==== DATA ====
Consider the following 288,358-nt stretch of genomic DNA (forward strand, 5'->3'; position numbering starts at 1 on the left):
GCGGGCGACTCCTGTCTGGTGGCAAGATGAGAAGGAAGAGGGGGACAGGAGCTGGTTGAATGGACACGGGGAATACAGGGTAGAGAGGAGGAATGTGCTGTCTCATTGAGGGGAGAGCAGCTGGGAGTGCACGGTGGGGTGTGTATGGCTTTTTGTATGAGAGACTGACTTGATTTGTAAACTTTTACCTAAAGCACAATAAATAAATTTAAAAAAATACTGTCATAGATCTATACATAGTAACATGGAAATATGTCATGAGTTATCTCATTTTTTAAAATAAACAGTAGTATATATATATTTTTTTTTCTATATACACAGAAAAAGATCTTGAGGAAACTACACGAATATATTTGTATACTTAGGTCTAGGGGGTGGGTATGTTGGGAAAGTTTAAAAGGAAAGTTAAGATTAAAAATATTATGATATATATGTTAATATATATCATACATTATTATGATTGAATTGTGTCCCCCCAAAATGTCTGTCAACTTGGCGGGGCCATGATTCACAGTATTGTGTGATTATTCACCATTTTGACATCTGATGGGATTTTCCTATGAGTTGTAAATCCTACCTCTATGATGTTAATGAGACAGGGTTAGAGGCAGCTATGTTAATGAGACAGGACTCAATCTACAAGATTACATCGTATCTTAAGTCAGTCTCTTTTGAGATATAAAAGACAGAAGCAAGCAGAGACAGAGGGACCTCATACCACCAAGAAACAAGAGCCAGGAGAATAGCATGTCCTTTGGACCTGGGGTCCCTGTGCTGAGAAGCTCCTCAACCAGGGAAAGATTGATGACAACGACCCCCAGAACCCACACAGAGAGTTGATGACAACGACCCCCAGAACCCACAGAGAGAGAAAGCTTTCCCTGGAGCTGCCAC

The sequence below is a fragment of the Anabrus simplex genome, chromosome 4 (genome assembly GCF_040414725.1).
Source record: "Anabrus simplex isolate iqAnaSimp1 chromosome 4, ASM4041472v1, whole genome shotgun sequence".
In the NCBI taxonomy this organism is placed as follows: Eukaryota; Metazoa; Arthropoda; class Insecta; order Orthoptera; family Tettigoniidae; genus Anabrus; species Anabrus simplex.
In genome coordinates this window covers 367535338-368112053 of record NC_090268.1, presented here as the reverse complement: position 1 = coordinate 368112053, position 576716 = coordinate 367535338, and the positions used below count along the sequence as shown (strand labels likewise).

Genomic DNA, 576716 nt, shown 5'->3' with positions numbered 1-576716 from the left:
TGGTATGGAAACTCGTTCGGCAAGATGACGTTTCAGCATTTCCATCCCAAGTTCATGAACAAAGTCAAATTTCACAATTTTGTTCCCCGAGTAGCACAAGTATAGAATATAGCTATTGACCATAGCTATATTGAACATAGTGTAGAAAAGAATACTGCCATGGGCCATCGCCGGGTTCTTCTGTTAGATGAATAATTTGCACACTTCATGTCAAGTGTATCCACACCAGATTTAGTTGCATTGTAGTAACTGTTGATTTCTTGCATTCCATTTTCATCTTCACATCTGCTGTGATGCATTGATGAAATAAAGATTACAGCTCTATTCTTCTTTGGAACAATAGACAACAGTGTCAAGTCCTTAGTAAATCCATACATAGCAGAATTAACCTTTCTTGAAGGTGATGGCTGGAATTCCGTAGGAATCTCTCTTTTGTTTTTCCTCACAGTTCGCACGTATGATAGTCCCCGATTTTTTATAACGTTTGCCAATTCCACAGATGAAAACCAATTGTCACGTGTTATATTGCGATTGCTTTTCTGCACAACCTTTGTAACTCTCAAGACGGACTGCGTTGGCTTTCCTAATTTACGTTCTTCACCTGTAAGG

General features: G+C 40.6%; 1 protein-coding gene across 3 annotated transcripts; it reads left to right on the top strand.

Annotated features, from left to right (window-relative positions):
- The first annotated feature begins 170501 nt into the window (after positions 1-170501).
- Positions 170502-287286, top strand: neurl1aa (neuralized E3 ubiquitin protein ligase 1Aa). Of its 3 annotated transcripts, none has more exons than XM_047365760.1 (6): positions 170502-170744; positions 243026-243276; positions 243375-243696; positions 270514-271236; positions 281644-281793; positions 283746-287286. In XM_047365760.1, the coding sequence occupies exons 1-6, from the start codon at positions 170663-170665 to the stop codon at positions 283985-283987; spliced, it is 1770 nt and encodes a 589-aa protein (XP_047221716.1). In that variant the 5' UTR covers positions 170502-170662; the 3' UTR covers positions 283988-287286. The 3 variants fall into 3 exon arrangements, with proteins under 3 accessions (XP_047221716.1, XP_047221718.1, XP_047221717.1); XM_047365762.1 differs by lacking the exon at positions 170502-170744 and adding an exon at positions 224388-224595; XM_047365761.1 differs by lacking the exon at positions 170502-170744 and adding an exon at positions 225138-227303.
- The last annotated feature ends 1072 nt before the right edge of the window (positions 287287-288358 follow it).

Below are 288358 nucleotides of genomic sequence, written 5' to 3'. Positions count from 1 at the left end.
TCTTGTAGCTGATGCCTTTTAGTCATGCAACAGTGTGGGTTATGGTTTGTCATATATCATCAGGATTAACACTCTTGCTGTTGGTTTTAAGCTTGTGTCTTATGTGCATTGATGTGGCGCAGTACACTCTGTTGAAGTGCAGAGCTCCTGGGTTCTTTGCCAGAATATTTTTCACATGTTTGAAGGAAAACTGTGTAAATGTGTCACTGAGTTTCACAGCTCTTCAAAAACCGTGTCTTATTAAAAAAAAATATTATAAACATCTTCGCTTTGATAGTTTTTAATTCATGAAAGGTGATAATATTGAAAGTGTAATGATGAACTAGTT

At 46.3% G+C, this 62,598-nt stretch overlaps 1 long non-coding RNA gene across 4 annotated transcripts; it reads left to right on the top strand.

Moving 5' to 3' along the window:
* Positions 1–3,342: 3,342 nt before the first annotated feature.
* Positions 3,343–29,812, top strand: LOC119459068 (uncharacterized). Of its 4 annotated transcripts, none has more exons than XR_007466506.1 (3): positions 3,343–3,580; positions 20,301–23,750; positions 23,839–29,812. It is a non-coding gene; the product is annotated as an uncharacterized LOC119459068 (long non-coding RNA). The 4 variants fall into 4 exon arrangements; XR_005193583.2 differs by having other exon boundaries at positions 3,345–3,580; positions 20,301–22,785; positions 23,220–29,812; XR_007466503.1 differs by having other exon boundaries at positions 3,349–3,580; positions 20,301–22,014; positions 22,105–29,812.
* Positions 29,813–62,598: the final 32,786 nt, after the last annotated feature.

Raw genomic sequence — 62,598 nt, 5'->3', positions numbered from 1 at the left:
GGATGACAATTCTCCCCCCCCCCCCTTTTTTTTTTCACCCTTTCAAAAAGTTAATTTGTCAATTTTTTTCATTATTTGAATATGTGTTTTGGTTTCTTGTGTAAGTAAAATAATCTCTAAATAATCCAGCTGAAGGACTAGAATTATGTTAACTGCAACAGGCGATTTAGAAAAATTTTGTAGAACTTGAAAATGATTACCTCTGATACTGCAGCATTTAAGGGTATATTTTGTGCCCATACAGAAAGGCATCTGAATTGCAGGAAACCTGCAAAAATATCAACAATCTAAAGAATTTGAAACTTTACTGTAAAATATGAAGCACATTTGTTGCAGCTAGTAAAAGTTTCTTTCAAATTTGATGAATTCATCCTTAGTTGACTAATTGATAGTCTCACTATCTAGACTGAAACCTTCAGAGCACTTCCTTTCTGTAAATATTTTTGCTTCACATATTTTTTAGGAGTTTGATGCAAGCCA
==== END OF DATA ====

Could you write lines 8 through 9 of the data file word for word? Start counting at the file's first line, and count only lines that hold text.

TGGTATGGAAACTCGTTCGGCAAGATGACGTTTCAGCATTTCCATCCCAAGTTCATGAACAAAGTCAAATTTCACAATTTTGTTCCCCGAGTAGCACAAGTATAGAATATAGCTATTGACCATAGCTATATTGAACATAGTGTAGAAAAGAATACTGCCATGGGCCATCGCCGGGTTCTTCTGTTAGATGAATAATTTGCACACTTCATGTCAAGTGTATCCACACCAGATTTAGTTGCATTGTAGTAACTGTTGATTTCTTGCATTCCATTTTCATCTTCACATCTGCTGTGATGCATTGATGAAATAAAGATTACAGCTCTATTCTTCTTTGGAACAATAGACAACAGTGTCAAGTCCTTAGTAAATCCATACATAGCAGAATTAACCTTTCTTGAAGGTGATGGCTGGAATTCCGTAGGAATCTCTCTTTTGTTTTTCCTCACAGTTCGCACGTATGATAGTCCCCGATTTTTTATAACGTTTGCCAATTCCACAGATGAAAACCAATTGTCACGTGTTATATTGCGATTGCTTTTCTGCACAACCTTTGTAACTCTCAAGACGGACTGCGTTGGCTTTCCTAATTTACGTTCTTCACCTGTAAGG

General features: G+C 40.6%; 1 protein-coding gene across 3 annotated transcripts; it reads left to right on the top strand.